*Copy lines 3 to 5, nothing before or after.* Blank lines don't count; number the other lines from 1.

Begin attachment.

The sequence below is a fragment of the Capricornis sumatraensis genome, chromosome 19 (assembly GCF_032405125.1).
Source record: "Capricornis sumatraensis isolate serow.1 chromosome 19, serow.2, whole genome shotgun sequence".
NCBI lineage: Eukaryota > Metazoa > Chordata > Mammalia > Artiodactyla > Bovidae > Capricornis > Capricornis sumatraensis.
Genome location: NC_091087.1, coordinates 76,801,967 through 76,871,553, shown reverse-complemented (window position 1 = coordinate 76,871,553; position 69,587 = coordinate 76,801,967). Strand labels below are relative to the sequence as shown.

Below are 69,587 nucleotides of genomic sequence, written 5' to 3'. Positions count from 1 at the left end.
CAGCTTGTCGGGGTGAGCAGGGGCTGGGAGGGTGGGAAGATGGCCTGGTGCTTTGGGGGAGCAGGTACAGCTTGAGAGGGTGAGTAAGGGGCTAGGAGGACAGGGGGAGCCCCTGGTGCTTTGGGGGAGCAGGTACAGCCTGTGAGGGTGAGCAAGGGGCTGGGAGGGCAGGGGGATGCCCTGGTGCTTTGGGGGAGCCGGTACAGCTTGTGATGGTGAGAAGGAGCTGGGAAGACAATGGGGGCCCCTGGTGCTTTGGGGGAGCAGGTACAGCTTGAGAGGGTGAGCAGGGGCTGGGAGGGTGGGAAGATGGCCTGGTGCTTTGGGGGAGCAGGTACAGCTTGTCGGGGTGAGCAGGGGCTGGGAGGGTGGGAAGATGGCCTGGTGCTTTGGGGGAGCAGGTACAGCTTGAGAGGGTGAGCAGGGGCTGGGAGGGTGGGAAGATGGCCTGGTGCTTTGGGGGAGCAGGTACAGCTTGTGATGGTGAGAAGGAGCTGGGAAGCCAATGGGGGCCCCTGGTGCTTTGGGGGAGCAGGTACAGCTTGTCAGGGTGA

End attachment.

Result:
NCBI lineage: Eukaryota > Metazoa > Chordata > Mammalia > Artiodactyla > Bovidae > Capricornis > Capricornis sumatraensis.
Genome location: NC_091087.1, coordinates 76,801,967 through 76,871,553, shown reverse-complemented (window position 1 = coordinate 76,871,553; position 69,587 = coordinate 76,801,967). Strand labels below are relative to the sequence as shown.

Below are 69,587 nucleotides of genomic sequence, written 5' to 3'. Positions count from 1 at the left end.